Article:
One technique frequently used by an outside plant technician is to feel along the cable for any imperfection in the sheath. Often, before the fault is detectable in that manner, the fault must deteriorate significantly. That deterioration also makes it impossible to use the cable locating current to locate the cable underground in the event of a third party dig alert, cable maintenance, cable repairs, etc. If a technician is not successful in pinpointing the fault either tactilely or visually, it is not possible to repair the sheath at the fault location. In those cases, entire sections of cable, typically hundreds of feet between splices, must be replaced.
There is therefore presently a need for a method and apparatus for locating a sheath fault on a cable such as a fiber cable, with sufficient precision to repair the fault without replacing the entire section. To the inventors' knowledge, there is currently no such apparatus or method currently employed to satisfactorily accomplish that task.
SUMMARY OF THE INVENTION
The present invention addresses the needs described above by providing a an apparatus and a method for locating on an optical fiber cable a fault where a cable locating current is leaking to ground. One embodiment of the invention is an apparatus for locating such cable faults. The apparatus includes a body adapted to be positioned adjacent the cable, at least one voltage probe mounted in the body and positioned in the body to probe the leaking cable locating current, a reference voltage input for receiving a reference voltage, and a voltage comparator electrically connected to the at least one voltage probe and to the reference voltage input, the comparator configured for measuring a test voltage between the reference voltage and the at least one voltage probe.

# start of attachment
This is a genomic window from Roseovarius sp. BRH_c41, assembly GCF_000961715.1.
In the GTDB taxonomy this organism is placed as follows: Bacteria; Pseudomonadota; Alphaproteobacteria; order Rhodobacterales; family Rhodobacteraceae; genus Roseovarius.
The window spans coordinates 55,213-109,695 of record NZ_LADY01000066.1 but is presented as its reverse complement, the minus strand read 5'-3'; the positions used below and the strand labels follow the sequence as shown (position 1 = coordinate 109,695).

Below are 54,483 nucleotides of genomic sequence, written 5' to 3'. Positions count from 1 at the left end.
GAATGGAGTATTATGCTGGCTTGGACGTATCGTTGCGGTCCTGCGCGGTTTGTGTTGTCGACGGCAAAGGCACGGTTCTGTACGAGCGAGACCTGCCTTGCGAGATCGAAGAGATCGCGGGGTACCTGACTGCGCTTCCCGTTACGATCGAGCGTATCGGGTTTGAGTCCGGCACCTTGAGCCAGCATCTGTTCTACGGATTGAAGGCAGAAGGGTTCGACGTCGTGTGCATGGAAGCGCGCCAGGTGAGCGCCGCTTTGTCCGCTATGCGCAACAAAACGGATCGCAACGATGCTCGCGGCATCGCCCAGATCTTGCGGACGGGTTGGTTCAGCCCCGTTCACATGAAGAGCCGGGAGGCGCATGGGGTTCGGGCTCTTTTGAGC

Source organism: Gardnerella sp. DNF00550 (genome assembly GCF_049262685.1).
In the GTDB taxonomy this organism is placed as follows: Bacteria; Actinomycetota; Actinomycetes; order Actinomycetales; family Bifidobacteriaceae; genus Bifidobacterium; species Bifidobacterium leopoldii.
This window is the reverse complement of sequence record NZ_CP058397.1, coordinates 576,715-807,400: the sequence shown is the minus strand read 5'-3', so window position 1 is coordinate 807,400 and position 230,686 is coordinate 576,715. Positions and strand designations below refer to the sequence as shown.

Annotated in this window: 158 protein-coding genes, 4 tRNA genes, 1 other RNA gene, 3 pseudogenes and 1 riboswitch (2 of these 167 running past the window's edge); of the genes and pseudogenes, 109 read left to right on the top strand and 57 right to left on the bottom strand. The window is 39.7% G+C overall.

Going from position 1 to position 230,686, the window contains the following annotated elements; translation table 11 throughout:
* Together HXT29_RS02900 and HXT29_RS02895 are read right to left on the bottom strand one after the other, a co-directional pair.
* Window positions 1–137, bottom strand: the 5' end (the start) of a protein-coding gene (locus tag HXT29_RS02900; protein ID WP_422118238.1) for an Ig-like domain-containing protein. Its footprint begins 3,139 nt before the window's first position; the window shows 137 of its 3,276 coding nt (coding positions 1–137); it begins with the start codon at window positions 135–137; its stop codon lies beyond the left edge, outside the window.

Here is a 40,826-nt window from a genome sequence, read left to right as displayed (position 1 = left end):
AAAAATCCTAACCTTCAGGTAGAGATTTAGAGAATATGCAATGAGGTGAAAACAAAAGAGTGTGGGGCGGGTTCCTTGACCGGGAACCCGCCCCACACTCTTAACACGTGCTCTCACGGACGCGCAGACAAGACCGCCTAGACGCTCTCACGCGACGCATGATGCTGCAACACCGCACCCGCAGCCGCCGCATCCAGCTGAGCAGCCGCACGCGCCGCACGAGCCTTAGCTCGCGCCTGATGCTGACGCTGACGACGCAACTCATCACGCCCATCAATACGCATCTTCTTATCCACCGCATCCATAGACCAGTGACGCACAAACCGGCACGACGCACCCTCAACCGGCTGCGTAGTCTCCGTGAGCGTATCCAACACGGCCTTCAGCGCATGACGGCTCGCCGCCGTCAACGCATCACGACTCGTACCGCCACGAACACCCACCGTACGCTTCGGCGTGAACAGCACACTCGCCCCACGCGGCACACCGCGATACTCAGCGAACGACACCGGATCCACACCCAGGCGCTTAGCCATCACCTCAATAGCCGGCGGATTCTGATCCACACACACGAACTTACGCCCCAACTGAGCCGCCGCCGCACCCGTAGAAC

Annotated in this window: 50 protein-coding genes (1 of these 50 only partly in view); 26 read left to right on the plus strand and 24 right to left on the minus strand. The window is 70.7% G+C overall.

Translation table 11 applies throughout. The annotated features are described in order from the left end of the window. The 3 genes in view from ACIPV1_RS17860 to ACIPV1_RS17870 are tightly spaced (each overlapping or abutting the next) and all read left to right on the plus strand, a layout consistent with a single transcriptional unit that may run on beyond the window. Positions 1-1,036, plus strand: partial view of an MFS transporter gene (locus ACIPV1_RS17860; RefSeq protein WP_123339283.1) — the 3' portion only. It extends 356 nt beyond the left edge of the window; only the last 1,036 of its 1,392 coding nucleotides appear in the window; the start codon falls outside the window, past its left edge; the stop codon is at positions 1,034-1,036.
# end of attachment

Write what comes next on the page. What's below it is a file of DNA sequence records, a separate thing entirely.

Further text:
The body may further be adapted to at least partially surround a transverse section of the cable. In that case the at least one voltage probe may be a plurality of voltage probes angularly spaced around the transverse section of the cable. The at least one voltage probe preferably presents a conductive surface facing the cable.
The reference voltage may be ground, or may be a DC voltage applied to the cable.
In another embodiment of the invention, a method is provided for locating on a cable a fault where a cable locating current is leaking to ground. The method includes the steps of positioning a voltage probe adjacent the cable, applying a conductive medium between the cable and the voltage probe, displacing the voltage probe along the cable, measuring a voltage between the voltage probe and a reference voltage, and, based on the voltage, detecting the fault at a position of the voltage probe along the cable.
The conductive medium may be water, a water-based paste or a gel. The voltage probe may include a plurality of conductive surfaces facing the cable. In that case, the step of positioning a voltage probe adjacent the cable may include at least partially surrounding the cable with the voltage probe.
The step of displacing the voltage probe along the cable preferably includes maintaining the probe in a position at least partially surrounding the cable. The step of measuring a voltage between the voltage probe and a reference voltage includes measuring a voltage between the voltage probe and ground.
The method may further include the step of applying a reference DC voltage to the cable. In that case, the step of measuring a voltage between the voltage probe and a reference voltage includes measuring a voltage between the voltage probe and the reference DC voltage.
The method may include the step of sounding an alarm when the fault is detected. An initial step may be included to determine an approximate position of the fault by determining a position along the cable where an above-ground detectability of the cable locating current degrades.
The step of detecting the fault may include detecting a drop in the measured voltage, or it may include detecting an increase in the measured voltage.